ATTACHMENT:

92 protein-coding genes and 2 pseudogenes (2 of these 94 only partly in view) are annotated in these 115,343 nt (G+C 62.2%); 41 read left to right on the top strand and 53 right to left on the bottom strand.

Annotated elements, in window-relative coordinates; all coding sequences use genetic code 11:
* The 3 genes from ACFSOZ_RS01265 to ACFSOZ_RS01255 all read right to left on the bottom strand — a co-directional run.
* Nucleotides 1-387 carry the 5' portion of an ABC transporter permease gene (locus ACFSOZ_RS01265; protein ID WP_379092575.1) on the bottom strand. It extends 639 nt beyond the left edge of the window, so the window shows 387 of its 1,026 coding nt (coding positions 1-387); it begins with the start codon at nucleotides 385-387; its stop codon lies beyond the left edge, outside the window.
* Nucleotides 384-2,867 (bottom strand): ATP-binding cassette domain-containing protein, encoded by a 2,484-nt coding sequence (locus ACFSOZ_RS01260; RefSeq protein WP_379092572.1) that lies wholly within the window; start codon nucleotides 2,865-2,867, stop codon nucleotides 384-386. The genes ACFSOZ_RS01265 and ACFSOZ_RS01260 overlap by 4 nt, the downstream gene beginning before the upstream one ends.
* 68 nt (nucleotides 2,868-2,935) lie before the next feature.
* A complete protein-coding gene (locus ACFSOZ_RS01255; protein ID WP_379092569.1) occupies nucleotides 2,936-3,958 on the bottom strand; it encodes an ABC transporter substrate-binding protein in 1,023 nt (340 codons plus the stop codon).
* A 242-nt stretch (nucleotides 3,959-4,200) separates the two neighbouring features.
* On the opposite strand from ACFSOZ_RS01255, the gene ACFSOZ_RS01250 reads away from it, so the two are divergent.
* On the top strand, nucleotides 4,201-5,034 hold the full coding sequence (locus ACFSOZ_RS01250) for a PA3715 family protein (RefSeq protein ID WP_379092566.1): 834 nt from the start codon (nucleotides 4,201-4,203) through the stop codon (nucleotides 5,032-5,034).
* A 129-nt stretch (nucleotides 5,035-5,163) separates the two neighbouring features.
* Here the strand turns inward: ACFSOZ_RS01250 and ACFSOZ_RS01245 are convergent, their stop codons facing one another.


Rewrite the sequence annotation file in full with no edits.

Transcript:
92 protein-coding genes and 2 pseudogenes (2 of these 94 only partly in view) are annotated in these 115,343 nt (G+C 62.2%); 41 read left to right on the top strand and 53 right to left on the bottom strand.

Annotated elements, in window-relative coordinates; all coding sequences use genetic code 11:
* The 3 genes from ACFSOZ_RS01265 to ACFSOZ_RS01255 all read right to left on the bottom strand — a co-directional run.
* Nucleotides 1-387 carry the 5' portion of an ABC transporter permease gene (locus ACFSOZ_RS01265; protein ID WP_379092575.1) on the bottom strand. It extends 639 nt beyond the left edge of the window, so the window shows 387 of its 1,026 coding nt (coding positions 1-387); it begins with the start codon at nucleotides 385-387; its stop codon lies beyond the left edge, outside the window.
* Nucleotides 384-2,867 (bottom strand): ATP-binding cassette domain-containing protein, encoded by a 2,484-nt coding sequence (locus ACFSOZ_RS01260; RefSeq protein WP_379092572.1) that lies wholly within the window; start codon nucleotides 2,865-2,867, stop codon nucleotides 384-386. The genes ACFSOZ_RS01265 and ACFSOZ_RS01260 overlap by 4 nt, the downstream gene beginning before the upstream one ends.
* 68 nt (nucleotides 2,868-2,935) lie before the next feature.
* A complete protein-coding gene (locus ACFSOZ_RS01255; protein ID WP_379092569.1) occupies nucleotides 2,936-3,958 on the bottom strand; it encodes an ABC transporter substrate-binding protein in 1,023 nt (340 codons plus the stop codon).
* A 242-nt stretch (nucleotides 3,959-4,200) separates the two neighbouring features.
* On the opposite strand from ACFSOZ_RS01255, the gene ACFSOZ_RS01250 reads away from it, so the two are divergent.
* On the top strand, nucleotides 4,201-5,034 hold the full coding sequence (locus ACFSOZ_RS01250) for a PA3715 family protein (RefSeq protein ID WP_379092566.1): 834 nt from the start codon (nucleotides 4,201-4,203) through the stop codon (nucleotides 5,032-5,034).
* A 129-nt stretch (nucleotides 5,035-5,163) separates the two neighbouring features.
* Here the strand turns inward: ACFSOZ_RS01250 and ACFSOZ_RS01245 are convergent, their stop codons facing one another.